I just don't know which rides will have steps is the main problem. To stand in line that long and see steps. I do have crutches and in fact I was at Disney once on crutches - that was the time I did not ask for a pass I was just wondering what to do and a cast member gave me a pass to enter via the fast pass lane or Handicap lane. They said they wanted me to have a magical time - as it turned out that cast member had recently had the exact same surgery I did on the same knee. Right now my foot is driving me insane and almost dread the trip. I'd rather go of course w/o the boot or crutches and walk at a pace that keeps up with the family. I know i can take breaks if I have to but am just trying to prepare myself. I didn't know if I saw a ramp and used it - if a cast member would question me as to why I dont' have a pass and tell me to turn around. Guess I will try taking ramps when I see them and see if they allow us to come in. I know I was at one attraction - I think it was Toy Story (this was almost 2 years ago, on crutches...and the handicap line was almost as long as the regular line - but at least it had the ramp and that helped)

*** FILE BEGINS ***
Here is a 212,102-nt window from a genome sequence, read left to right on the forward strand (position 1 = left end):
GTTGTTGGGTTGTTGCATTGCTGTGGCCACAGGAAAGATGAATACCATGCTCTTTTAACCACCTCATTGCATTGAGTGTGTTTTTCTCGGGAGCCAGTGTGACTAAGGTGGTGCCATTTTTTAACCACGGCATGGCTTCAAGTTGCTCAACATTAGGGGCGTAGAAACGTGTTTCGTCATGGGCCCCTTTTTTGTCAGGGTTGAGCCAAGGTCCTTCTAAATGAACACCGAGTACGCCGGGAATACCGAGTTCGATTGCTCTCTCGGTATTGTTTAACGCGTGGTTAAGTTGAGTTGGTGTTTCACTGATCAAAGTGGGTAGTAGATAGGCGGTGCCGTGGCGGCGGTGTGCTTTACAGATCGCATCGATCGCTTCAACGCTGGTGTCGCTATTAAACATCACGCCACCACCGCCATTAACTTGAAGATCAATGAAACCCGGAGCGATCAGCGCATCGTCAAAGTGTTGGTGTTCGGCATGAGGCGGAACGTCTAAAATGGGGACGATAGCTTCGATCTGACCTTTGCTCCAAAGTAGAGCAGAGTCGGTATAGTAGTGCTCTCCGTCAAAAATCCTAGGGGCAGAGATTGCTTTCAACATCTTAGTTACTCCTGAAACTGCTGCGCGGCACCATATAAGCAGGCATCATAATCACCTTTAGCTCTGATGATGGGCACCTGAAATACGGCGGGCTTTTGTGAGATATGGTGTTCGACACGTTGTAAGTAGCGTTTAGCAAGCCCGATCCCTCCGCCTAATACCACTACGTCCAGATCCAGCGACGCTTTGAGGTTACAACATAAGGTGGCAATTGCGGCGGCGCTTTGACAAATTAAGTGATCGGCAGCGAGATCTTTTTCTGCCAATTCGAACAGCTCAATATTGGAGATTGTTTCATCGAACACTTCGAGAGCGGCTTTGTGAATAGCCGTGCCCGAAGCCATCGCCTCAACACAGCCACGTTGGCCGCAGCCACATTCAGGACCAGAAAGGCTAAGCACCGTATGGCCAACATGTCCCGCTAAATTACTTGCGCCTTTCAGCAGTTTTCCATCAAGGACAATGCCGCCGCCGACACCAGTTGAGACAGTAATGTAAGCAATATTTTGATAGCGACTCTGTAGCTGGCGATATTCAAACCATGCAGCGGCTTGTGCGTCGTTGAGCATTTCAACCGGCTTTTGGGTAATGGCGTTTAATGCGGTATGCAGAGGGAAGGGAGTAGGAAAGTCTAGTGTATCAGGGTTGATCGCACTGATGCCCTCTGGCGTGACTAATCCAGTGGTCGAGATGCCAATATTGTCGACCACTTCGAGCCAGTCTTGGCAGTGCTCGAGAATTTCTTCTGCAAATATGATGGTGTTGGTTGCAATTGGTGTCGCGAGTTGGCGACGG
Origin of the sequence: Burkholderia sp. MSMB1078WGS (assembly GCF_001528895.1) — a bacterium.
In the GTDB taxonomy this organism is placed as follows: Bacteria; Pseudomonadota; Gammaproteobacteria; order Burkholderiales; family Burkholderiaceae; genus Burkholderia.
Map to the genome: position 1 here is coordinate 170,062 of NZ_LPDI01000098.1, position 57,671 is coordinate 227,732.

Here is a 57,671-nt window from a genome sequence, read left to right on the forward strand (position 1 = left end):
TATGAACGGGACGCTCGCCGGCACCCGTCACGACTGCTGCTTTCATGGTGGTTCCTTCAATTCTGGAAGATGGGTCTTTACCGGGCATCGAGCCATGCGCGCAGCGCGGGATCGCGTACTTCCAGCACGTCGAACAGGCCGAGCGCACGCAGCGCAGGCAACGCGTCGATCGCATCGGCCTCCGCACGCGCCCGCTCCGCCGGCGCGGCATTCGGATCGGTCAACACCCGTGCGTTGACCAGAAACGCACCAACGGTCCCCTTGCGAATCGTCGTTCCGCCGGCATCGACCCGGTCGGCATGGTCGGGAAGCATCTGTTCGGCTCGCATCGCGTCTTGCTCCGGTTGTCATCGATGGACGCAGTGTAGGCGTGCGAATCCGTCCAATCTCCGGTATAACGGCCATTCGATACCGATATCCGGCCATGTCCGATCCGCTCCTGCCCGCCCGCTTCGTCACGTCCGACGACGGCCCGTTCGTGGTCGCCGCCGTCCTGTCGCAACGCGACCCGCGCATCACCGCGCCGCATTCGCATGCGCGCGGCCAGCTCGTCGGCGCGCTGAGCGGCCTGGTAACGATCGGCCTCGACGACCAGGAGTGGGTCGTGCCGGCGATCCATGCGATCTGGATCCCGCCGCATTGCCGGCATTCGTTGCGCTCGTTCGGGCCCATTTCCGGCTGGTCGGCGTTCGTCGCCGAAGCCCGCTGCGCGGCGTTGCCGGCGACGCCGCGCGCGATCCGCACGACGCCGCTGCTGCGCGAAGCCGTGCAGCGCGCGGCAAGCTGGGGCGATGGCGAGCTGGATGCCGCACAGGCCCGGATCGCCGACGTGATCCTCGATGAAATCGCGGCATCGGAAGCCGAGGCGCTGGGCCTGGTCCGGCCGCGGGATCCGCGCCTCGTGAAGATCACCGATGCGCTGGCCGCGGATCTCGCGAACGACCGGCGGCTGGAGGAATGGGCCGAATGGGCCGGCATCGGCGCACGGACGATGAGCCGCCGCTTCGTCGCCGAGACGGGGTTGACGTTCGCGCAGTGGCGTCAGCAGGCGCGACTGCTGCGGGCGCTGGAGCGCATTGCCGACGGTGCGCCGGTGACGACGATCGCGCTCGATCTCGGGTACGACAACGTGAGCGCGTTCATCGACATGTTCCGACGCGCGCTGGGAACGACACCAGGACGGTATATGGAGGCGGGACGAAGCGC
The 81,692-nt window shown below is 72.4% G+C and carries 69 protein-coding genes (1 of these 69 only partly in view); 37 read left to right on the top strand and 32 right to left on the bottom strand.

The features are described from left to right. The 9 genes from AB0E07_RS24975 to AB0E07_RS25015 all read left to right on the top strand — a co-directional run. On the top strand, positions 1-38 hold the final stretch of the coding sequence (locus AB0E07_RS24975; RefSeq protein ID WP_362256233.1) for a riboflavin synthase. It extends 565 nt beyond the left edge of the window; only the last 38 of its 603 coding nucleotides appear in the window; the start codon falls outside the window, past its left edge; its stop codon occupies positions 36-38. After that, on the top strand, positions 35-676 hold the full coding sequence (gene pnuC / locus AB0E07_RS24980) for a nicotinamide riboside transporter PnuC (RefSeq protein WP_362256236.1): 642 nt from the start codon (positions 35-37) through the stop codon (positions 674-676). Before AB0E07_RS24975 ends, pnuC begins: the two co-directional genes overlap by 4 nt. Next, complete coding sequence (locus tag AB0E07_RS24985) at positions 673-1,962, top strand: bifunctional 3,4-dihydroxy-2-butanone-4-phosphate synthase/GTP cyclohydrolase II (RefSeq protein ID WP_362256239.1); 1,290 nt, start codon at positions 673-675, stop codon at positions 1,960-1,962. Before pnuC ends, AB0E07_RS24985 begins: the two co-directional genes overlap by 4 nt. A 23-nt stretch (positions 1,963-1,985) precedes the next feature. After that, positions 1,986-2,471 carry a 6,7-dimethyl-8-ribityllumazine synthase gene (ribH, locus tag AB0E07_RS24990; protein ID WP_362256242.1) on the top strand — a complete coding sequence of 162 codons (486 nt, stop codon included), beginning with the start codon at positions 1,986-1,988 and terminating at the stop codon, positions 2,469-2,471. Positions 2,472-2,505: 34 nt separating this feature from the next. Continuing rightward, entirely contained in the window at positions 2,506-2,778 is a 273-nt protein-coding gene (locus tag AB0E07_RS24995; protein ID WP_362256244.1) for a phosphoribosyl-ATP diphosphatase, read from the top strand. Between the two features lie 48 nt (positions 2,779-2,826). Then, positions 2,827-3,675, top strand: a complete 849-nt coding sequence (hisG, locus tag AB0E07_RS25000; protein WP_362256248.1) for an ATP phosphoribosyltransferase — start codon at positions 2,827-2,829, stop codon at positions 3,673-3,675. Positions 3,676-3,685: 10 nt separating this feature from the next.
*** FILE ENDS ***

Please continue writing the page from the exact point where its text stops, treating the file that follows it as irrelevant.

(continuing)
---------- Post added 08-13-2012 at 12:08 AM ----------

    P.S. - how do you email disney???? That was a great suggestion! I figured they'd have thousands of emails and couldn't possibly answer them all!

  5. #5

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    Re: Please clarify the new info about the handicap entrance

    Hi charity-